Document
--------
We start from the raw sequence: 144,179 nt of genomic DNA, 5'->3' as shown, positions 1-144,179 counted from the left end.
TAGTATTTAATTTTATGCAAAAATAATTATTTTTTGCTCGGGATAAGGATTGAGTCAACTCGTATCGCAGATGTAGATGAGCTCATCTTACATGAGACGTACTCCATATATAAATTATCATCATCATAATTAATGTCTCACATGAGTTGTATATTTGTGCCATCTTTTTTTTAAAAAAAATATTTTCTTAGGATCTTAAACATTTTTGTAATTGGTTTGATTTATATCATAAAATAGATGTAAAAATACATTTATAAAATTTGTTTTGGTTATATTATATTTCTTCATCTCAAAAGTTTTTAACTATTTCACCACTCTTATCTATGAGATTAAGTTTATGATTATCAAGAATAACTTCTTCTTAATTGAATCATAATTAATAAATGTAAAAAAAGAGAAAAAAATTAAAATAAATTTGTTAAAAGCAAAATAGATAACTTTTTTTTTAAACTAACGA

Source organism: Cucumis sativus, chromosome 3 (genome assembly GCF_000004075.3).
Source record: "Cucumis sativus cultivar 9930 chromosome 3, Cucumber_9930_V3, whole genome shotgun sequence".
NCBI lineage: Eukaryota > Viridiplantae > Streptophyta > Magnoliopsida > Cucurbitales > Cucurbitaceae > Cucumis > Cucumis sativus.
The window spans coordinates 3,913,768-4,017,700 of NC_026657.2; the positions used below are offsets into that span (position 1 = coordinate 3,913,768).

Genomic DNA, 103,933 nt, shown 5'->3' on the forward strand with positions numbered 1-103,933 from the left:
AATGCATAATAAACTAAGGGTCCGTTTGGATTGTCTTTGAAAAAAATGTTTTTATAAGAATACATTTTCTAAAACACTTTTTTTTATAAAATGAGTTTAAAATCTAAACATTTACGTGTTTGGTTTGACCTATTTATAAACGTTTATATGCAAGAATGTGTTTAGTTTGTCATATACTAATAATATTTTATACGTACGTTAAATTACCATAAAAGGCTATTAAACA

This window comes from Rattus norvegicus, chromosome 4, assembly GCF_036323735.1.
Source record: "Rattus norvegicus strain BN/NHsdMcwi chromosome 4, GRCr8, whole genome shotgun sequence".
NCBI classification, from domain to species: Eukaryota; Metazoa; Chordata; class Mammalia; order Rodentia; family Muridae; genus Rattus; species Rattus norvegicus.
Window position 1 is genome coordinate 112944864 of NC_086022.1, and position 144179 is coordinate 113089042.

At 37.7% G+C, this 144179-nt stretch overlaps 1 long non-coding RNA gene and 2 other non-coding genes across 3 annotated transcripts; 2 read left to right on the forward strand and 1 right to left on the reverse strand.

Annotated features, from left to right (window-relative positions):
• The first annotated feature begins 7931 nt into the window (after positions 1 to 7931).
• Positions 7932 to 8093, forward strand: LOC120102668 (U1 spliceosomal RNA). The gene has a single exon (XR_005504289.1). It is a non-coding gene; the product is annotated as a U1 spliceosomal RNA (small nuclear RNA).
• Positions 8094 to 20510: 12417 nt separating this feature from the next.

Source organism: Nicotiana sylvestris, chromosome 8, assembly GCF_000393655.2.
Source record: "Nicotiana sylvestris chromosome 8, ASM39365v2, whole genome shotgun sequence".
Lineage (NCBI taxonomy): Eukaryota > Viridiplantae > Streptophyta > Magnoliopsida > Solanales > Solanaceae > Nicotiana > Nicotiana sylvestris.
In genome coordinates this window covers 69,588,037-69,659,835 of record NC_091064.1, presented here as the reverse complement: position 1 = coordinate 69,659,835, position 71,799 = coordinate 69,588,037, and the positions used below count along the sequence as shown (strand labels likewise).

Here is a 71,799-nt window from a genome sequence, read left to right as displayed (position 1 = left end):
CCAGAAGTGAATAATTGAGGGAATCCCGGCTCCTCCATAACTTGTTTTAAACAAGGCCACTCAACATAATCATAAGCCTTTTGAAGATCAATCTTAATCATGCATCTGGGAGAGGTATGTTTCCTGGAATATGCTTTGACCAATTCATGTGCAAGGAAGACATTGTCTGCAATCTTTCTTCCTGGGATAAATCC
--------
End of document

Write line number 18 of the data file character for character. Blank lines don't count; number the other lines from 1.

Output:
Source organism: Nicotiana sylvestris, chromosome 8, assembly GCF_000393655.2.